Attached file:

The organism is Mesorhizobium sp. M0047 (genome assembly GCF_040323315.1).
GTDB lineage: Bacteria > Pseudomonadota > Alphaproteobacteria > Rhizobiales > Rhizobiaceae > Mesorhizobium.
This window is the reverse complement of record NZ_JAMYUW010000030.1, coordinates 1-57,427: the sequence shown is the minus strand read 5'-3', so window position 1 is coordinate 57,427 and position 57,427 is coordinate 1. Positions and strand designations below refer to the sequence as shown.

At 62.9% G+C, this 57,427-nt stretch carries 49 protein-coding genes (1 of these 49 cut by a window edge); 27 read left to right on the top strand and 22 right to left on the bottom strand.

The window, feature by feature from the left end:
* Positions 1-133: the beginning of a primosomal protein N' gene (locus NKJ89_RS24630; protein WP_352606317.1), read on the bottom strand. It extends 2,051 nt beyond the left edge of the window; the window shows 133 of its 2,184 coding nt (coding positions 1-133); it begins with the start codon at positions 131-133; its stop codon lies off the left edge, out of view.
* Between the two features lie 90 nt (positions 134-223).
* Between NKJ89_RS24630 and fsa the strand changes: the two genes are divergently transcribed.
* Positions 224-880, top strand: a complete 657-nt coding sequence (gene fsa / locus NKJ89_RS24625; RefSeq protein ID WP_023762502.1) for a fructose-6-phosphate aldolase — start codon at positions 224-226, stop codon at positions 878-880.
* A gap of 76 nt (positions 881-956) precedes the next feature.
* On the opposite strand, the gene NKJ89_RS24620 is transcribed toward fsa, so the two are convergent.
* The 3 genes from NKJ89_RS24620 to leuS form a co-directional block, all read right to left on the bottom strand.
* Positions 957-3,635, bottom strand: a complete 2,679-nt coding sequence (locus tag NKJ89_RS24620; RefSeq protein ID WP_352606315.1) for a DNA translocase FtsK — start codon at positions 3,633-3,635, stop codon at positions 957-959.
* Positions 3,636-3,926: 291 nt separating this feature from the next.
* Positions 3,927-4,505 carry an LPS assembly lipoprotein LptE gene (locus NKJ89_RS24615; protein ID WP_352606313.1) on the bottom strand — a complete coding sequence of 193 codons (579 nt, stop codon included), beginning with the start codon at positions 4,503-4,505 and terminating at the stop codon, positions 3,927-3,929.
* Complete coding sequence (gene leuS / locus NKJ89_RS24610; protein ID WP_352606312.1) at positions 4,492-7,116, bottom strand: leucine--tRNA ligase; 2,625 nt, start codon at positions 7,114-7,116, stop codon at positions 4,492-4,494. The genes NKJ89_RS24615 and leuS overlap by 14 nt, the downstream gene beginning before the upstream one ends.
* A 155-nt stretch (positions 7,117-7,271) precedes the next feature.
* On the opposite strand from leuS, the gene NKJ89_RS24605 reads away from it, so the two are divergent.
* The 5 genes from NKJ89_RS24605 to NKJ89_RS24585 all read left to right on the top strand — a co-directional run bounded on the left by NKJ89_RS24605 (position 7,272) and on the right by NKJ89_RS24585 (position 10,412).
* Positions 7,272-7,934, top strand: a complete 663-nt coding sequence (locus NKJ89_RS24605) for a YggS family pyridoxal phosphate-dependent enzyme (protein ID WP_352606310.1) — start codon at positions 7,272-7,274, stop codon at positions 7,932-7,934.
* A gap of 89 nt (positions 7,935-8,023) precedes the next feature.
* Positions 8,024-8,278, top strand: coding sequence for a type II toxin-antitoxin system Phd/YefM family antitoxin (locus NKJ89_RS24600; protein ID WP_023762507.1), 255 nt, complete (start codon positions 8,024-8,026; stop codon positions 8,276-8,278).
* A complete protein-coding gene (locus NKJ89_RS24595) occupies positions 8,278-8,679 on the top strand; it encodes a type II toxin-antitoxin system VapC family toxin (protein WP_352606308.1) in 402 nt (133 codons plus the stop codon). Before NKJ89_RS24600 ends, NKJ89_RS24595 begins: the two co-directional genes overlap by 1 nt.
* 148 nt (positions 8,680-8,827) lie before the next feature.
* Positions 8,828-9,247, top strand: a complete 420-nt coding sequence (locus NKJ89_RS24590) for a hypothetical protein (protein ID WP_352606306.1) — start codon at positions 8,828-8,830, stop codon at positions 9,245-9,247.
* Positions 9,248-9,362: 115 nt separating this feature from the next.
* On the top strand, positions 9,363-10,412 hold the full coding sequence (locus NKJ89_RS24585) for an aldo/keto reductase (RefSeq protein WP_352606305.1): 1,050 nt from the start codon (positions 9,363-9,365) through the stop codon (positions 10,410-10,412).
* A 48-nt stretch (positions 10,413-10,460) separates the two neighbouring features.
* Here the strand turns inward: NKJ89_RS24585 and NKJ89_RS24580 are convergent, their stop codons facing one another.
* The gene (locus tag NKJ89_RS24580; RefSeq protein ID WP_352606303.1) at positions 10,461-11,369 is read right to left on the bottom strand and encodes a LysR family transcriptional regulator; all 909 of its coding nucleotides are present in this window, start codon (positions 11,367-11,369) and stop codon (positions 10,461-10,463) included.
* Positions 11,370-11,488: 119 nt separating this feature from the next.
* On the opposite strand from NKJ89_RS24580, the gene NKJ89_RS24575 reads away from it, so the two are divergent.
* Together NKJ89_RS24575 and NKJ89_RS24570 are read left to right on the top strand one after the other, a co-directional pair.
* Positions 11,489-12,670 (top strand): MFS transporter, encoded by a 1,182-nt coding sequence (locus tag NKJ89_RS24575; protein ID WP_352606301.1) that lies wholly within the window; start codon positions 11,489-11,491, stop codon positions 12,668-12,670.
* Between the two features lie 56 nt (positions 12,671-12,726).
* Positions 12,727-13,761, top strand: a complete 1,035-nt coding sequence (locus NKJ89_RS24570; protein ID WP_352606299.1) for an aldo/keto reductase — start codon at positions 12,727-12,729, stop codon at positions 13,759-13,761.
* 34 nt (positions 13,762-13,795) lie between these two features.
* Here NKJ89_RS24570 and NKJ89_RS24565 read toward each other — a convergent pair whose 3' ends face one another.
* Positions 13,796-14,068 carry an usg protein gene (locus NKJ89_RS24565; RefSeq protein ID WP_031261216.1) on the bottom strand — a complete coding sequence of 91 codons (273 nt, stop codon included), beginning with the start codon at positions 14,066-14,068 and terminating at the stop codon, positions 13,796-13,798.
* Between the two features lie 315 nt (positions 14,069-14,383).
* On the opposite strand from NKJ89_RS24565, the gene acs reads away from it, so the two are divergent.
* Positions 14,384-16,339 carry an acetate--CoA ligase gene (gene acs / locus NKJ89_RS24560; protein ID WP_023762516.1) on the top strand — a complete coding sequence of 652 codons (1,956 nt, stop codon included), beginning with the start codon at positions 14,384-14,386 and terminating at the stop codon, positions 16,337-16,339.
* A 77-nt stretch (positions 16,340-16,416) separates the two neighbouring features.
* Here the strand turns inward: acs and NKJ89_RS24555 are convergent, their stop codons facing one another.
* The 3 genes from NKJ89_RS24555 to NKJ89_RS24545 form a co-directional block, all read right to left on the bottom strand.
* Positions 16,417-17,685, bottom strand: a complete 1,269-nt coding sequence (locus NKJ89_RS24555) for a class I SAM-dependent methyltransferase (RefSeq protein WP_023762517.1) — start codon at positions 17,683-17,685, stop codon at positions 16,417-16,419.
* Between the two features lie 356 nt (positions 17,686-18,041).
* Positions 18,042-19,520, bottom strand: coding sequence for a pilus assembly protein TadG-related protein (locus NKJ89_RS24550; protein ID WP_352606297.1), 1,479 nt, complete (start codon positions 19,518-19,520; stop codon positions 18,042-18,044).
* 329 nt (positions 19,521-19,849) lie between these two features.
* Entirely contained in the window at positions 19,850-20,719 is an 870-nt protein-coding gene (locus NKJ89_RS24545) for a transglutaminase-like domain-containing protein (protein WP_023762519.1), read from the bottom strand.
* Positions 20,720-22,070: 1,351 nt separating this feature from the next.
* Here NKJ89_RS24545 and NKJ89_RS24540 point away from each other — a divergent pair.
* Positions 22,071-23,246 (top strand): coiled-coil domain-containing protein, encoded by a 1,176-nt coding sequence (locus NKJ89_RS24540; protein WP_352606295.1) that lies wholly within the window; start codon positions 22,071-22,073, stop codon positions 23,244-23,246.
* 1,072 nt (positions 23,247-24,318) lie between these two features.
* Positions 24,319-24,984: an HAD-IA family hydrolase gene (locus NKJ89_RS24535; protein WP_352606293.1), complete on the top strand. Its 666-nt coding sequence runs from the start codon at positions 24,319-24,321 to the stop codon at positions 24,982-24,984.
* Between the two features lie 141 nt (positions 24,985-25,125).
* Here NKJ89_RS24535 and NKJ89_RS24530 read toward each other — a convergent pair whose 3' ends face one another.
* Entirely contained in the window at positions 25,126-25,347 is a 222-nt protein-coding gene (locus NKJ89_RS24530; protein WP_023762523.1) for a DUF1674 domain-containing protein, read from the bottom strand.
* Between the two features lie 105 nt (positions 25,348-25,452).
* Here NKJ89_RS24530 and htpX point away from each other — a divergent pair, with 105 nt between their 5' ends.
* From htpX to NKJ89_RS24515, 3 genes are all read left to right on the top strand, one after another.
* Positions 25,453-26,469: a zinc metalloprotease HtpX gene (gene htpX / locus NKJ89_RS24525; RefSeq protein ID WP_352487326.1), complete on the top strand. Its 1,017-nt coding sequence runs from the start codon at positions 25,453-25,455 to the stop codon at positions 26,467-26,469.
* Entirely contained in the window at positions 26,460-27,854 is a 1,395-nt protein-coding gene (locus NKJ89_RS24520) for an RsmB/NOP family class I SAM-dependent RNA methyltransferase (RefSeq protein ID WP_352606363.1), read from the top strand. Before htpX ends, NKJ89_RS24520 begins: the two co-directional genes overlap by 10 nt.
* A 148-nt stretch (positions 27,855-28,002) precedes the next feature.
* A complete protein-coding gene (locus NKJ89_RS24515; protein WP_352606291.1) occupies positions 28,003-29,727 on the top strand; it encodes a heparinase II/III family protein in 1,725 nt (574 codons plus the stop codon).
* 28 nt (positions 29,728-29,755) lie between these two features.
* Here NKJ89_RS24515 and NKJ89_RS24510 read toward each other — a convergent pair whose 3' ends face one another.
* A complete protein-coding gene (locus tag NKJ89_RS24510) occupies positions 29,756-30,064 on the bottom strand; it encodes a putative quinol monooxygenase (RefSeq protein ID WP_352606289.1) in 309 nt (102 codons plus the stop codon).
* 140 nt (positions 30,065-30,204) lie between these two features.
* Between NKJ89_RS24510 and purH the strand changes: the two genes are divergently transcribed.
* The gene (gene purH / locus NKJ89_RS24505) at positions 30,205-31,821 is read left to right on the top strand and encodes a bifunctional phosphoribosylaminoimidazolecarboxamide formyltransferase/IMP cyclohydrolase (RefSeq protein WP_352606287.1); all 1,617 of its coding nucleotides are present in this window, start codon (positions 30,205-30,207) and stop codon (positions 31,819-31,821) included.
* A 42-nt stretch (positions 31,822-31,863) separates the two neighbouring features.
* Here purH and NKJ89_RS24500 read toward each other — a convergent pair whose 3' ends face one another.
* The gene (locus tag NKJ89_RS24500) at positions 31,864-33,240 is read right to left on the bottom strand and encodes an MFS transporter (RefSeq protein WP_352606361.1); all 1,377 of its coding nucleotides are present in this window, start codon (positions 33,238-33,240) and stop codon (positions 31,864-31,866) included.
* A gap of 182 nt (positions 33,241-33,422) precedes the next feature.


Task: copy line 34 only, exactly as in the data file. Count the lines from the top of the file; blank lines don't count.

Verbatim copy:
* Positions 11,489-12,670 (top strand): MFS transporter, encoded by a 1,182-nt coding sequence (locus tag NKJ89_RS24575; protein ID WP_352606301.1) that lies wholly within the window; start codon positions 11,489-11,491, stop codon positions 12,668-12,670.